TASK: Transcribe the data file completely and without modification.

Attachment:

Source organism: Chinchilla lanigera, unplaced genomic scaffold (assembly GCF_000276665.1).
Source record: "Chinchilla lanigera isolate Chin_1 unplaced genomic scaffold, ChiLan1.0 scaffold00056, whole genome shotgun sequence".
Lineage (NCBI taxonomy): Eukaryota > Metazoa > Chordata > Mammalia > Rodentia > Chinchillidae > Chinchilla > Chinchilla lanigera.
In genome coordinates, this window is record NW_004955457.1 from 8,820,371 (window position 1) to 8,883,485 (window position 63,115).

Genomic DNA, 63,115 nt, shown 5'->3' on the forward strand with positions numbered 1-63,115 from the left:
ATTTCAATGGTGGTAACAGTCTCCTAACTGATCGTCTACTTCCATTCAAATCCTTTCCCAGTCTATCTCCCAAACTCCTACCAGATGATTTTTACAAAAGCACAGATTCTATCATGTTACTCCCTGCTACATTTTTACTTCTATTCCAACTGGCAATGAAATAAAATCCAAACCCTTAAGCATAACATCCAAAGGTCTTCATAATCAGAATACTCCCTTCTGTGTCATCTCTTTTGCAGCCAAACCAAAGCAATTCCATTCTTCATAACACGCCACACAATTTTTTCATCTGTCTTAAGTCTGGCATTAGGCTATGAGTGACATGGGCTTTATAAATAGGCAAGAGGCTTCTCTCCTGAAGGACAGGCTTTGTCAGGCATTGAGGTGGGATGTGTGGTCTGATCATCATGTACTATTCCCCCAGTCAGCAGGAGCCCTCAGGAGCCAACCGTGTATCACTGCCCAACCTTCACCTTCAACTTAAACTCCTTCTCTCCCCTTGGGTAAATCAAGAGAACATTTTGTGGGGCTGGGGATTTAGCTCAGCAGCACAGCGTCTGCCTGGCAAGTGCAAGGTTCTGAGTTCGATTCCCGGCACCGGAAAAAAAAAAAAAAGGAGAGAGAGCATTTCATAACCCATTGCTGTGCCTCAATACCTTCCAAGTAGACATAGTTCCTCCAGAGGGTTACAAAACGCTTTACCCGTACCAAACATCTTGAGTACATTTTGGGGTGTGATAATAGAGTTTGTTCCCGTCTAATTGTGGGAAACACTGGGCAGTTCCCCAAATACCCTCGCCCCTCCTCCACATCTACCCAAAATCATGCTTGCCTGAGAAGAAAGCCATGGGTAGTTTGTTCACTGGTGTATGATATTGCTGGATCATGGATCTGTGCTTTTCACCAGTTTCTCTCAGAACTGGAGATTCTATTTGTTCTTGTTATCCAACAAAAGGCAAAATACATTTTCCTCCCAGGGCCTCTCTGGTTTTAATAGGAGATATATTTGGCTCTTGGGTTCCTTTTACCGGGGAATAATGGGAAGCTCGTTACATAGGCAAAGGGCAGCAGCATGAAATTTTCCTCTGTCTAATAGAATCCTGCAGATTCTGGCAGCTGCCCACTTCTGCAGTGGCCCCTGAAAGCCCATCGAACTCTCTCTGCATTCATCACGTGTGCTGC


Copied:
Source organism: Chinchilla lanigera, unplaced genomic scaffold (assembly GCF_000276665.1).
Source record: "Chinchilla lanigera isolate Chin_1 unplaced genomic scaffold, ChiLan1.0 scaffold00056, whole genome shotgun sequence".
Lineage (NCBI taxonomy): Eukaryota > Metazoa > Chordata > Mammalia > Rodentia > Chinchillidae > Chinchilla > Chinchilla lanigera.
In genome coordinates, this window is record NW_004955457.1 from 8,820,371 (window position 1) to 8,883,485 (window position 63,115).

Genomic DNA, 63,115 nt, shown 5'->3' on the forward strand with positions numbered 1-63,115 from the left:
ATTTCAATGGTGGTAACAGTCTCCTAACTGATCGTCTACTTCCATTCAAATCCTTTCCCAGTCTATCTCCCAAACTCCTACCAGATGATTTTTACAAAAGCACAGATTCTATCATGTTACTCCCTGCTACATTTTTACTTCTATTCCAACTGGCAATGAAATAAAATCCAAACCCTTAAGCATAACATCCAAAGGTCTTCATAATCAGAATACTCCCTTCTGTGTCATCTCTTTTGCAGCCAAACCAAAGCAATTCCATTCTTCATAACACGCCACACAATTTTTTCATCTGTCTTAAGTCTGGCATTAGGCTATGAGTGACATGGGCTTTATAAATAGGCAAGAGGCTTCTCTCCTGAAGGACAGGCTTTGTCAGGCATTGAGGTGGGATGTGTGGTCTGATCATCATGTACTATTCCCCCAGTCAGCAGGAGCCCTCAGGAGCCAACCGTGTATCACTGCCCAACCTTCACCTTCAACTTAAACTCCTTCTCTCCCCTTGGGTAAATCAAGAGAACATTTTGTGGGGCTGGGGATTTAGCTCAGCAGCACAGCGTCTGCCTGGCAAGTGCAAGGTTCTGAGTTCGATTCCCGGCACCGGAAAAAAAAAAAAAAGGAGAGAGAGCATTTCATAACCCATTGCTGTGCCTCAATACCTTCCAAGTAGACATAGTTCCTCCAGAGGGTTACAAAACGCTTTACCCGTACCAAACATCTTGAGTACATTTTGGGGTGTGATAATAGAGTTTGTTCCCGTCTAATTGTGGGAAACACTGGGCAGTTCCCCAAATACCCTCGCCCCTCCTCCACATCTACCCAAAATCATGCTTGCCTGAGAAGAAAGCCATGGGTAGTTTGTTCACTGGTGTATGATATTGCTGGATCATGGATCTGTGCTTTTCACCAGTTTCTCTCAGAACTGGAGATTCTATTTGTTCTTGTTATCCAACAAAAGGCAAAATACATTTTCCTCCCAGGGCCTCTCTGGTTTTAATAGGAGATATATTTGGCTCTTGGGTTCCTTTTACCGGGGAATAATGGGAAGCTCGTTACATAGGCAAAGGGCAGCAGCATGAAATTTTCCTCTGTCTAATAGAATCCTGCAGATTCTGGCAGCTGCCCACTTCTGCAGTGGCCCCTGAAAGCCCATCGAACTCTCTCTGCATTCATCACGTGTGCTGC